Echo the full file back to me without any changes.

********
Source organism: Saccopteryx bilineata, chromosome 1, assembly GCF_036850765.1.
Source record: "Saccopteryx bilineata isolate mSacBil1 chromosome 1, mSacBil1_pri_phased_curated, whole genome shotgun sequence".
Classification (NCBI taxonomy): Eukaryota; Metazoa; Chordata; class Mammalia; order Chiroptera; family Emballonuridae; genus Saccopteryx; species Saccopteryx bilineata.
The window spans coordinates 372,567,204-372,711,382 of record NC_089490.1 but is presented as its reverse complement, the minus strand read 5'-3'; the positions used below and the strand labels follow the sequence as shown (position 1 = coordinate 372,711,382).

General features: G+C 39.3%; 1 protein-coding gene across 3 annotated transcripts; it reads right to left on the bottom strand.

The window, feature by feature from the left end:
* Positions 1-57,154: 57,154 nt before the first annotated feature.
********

Source organism: Saccopteryx bilineata, chromosome 1, assembly GCF_036850765.1.
Source record: "Saccopteryx bilineata isolate mSacBil1 chromosome 1, mSacBil1_pri_phased_curated, whole genome shotgun sequence".
Classification (NCBI taxonomy): Eukaryota; Metazoa; Chordata; class Mammalia; order Chiroptera; family Emballonuridae; genus Saccopteryx; species Saccopteryx bilineata.
The window spans coordinates 372,567,204-372,711,382 of record NC_089490.1 but is presented as its reverse complement, the minus strand read 5'-3'; the positions used below and the strand labels follow the sequence as shown (position 1 = coordinate 372,711,382).

General features: G+C 39.3%; 1 protein-coding gene across 3 annotated transcripts; it reads right to left on the bottom strand.

The window, feature by feature from the left end:
* Positions 1-57,154: 57,154 nt before the first annotated feature.